Date of Award

Fall 2009

Document Type

Dissertation

Degree Name

Doctor of Philosophy in Electrical Engineering - (Ph.D.)

Department

Electrical and Computer Engineering

First Advisor

Yeheskel Bar-Ness

Second Advisor

Umberto Spagnolini

Third Advisor

Roy D. Yates

Fourth Advisor

Alexander Haimovich

Fifth Advisor

Osvaldo Simeone

Abstract

Future wireless systems are expected to extensively rely on cooperation between terminals, mimicking MIMO scenarios when terminal dimensions limit implementation of multiple antenna technology. On this line, cooperative retransmission protocols are considered as particularly promising technology due to their opportunistic and flexible exploitation of both spatial and time diversity. In this dissertation, some of the major issues that hinder the practical implementation of this technology are identified and pertaining solutions are proposed and analyzed. Potentials of cooperative and cooperative retransmission protocols for a practical implementation of dynamic spectrum access paradigm are also recognized and investigated. Detailed contributions follow.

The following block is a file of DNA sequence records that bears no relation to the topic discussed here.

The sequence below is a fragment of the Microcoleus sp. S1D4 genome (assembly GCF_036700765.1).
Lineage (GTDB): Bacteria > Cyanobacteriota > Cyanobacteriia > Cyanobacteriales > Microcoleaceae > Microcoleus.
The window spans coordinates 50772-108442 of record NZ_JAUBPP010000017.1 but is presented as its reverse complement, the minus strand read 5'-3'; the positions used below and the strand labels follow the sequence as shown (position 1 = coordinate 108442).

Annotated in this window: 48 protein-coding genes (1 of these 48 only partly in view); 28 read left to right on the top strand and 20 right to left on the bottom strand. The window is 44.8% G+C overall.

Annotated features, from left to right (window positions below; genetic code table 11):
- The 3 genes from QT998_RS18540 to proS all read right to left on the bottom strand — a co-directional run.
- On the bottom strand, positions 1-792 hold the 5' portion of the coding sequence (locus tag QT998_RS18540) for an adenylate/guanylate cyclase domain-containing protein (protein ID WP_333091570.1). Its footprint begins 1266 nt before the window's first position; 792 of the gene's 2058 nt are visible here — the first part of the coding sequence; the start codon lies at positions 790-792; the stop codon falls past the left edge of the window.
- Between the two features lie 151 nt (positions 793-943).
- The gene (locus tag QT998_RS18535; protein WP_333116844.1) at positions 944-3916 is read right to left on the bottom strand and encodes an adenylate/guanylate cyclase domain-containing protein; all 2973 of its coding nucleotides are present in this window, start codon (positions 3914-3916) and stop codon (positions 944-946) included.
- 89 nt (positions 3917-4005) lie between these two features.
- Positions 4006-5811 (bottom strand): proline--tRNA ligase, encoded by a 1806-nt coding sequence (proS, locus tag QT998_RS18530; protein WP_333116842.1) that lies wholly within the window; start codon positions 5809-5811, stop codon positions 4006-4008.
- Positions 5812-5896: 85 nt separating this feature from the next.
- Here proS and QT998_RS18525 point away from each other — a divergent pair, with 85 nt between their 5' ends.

While conventionally regarded as energy efficient communications paradigms, both cooperative and retransmission concepts increase circuitry energy and may lead to energy overconsumption as in, e.g., sensor networks. In this context, advantages of cooperative retransmission protocols are reexamined in this dissertation and their limitation for short transmission ranges observed. An optimization effort is provided for extending an energy- efficient applicability of these protocols.

Underlying assumption of altruistic relaying has always been a major stumbling block for implementation of cooperative technologies. In this dissertation, provision is made to alleviate this assumption and opportunistic mechanisms are designed that incentivize relaying via a spectrum leasing approach. Mechanisms are provided for both cooperative and cooperative retransmission protocols, obtaining a meaningful upsurge of spectral efficiency for all involved nodes (source-destination link and the relays).

It is further recognized in this dissertation that the proposed relaying-incentivizing schemes have an additional and certainly not less important application, that is in dynamic spectrum access for property-rights cognitive-radio implementation. Provided solutions avoid commons-model cognitive-radio strict sensing requirements and regulatory and taxonomy issues of a property-rights model.

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